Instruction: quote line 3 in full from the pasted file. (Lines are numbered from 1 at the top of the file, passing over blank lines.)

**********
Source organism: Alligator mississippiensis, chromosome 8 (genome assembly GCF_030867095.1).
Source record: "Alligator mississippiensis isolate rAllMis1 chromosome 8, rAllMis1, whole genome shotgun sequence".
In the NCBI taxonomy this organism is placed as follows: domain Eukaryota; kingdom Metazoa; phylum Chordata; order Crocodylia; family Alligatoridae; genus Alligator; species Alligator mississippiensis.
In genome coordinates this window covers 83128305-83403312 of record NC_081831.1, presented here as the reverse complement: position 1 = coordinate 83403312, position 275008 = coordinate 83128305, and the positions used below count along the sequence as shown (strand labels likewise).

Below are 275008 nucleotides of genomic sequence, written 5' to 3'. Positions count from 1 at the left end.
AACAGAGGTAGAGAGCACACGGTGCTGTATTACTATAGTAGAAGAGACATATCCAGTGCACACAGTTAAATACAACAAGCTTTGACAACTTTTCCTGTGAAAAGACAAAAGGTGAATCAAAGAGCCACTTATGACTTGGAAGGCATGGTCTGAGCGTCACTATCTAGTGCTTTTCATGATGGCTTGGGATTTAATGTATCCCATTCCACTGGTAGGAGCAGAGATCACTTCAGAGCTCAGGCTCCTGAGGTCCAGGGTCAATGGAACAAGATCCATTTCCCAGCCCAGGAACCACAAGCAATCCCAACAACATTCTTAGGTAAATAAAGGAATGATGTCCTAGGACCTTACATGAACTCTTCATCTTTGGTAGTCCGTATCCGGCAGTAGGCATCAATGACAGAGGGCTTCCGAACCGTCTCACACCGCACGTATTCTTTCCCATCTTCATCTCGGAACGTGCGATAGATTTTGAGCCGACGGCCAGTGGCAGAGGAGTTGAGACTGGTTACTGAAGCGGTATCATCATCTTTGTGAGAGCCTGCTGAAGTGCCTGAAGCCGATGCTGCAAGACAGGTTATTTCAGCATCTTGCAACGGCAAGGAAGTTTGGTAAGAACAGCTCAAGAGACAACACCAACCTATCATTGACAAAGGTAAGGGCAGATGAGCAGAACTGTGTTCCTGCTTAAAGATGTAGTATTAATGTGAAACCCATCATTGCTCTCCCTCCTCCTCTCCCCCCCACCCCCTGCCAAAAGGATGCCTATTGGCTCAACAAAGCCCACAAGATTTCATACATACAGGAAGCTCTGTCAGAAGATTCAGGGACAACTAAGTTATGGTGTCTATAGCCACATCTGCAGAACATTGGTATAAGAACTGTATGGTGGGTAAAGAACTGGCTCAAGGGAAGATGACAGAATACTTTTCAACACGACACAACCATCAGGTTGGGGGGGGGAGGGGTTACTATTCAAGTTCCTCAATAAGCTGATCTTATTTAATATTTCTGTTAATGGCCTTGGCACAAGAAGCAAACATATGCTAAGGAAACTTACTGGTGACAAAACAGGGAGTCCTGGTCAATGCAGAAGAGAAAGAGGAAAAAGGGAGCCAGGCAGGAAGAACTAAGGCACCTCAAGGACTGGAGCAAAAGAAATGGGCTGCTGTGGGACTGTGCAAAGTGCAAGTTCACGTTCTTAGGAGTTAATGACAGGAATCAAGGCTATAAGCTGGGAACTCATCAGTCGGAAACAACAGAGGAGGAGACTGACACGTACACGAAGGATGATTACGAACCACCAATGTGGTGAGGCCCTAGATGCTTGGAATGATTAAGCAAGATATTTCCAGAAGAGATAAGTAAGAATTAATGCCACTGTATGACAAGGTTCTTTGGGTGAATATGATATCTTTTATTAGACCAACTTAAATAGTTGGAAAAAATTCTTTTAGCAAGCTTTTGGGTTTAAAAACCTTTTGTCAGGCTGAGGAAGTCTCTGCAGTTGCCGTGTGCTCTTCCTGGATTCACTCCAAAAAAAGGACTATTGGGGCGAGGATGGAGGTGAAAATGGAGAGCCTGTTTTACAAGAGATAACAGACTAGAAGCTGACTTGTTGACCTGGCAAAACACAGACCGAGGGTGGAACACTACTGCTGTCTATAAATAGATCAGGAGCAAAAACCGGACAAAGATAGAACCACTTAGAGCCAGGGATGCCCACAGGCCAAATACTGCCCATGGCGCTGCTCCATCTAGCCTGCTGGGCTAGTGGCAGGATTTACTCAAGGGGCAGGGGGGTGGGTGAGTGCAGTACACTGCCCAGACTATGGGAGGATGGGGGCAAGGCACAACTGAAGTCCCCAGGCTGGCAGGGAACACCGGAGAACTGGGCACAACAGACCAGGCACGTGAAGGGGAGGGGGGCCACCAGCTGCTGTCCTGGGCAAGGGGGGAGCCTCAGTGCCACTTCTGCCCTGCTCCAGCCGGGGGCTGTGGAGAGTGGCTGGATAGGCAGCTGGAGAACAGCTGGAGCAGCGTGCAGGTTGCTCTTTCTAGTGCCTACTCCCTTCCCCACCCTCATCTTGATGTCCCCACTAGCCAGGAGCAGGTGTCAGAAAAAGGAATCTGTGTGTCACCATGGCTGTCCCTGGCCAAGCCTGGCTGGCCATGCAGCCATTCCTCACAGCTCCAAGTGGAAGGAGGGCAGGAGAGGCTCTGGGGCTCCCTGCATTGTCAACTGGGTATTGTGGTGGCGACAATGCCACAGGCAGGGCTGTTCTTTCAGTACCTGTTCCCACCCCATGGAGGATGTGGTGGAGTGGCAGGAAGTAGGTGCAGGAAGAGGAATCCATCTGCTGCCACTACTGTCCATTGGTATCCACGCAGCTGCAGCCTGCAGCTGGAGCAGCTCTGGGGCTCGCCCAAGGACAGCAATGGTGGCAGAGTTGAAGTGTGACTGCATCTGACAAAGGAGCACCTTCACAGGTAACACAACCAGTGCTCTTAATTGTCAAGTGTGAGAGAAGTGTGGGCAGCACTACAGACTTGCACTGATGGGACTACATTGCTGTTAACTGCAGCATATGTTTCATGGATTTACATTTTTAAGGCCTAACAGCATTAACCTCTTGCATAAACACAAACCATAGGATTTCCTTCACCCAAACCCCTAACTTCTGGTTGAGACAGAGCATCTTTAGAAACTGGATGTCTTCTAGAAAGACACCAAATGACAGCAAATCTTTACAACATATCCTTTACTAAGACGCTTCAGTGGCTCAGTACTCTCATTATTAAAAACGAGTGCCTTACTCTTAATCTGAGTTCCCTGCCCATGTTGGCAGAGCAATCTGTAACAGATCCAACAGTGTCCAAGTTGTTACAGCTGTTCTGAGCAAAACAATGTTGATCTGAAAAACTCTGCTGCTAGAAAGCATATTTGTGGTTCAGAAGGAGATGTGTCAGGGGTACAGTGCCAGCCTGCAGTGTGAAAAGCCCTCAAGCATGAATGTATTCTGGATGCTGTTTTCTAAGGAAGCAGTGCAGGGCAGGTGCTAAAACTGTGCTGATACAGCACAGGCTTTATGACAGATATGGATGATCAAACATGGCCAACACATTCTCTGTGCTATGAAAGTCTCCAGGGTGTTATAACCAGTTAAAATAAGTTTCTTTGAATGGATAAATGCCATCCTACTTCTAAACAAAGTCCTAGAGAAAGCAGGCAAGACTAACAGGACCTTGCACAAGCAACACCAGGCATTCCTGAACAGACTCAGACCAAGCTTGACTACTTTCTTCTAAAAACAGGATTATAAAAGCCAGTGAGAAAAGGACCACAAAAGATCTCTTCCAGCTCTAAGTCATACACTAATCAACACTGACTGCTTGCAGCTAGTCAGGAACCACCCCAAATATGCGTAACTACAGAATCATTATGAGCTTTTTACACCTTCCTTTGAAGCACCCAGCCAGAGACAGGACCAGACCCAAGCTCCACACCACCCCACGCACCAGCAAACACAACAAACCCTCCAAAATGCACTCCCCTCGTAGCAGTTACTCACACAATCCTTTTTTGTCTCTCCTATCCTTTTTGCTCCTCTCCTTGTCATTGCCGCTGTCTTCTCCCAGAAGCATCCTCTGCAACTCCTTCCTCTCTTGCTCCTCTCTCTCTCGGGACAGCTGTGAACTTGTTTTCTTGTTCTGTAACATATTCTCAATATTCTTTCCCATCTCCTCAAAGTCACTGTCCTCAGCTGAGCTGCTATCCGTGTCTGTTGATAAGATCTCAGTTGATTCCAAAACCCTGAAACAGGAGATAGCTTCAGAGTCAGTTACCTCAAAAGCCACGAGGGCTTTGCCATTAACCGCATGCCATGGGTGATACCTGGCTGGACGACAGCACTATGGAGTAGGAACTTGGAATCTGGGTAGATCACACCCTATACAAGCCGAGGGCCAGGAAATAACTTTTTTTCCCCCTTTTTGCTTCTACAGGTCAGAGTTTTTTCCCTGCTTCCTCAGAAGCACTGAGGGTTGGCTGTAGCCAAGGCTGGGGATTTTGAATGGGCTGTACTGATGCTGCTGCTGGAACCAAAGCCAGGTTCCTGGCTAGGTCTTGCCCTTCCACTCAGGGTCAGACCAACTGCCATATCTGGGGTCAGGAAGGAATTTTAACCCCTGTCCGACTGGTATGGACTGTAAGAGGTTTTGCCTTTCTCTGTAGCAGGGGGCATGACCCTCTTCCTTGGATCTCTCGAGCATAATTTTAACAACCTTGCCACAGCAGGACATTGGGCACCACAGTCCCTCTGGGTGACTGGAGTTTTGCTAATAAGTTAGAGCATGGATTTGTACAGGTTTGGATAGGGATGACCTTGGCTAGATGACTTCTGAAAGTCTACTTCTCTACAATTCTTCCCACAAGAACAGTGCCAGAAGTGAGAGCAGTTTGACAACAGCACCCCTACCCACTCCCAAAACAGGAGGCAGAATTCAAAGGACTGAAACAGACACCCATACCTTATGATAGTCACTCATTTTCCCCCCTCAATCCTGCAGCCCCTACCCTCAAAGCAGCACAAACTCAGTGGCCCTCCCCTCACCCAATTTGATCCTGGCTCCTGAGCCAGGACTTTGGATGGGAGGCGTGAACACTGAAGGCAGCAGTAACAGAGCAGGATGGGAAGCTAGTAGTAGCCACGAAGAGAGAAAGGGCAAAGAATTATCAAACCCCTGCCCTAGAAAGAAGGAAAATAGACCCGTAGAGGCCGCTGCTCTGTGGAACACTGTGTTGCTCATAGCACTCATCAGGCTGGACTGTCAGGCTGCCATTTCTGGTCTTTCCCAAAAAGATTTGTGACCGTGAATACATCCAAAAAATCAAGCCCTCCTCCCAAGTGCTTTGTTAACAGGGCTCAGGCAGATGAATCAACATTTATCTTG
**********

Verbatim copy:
In the NCBI taxonomy this organism is placed as follows: domain Eukaryota; kingdom Metazoa; phylum Chordata; order Crocodylia; family Alligatoridae; genus Alligator; species Alligator mississippiensis.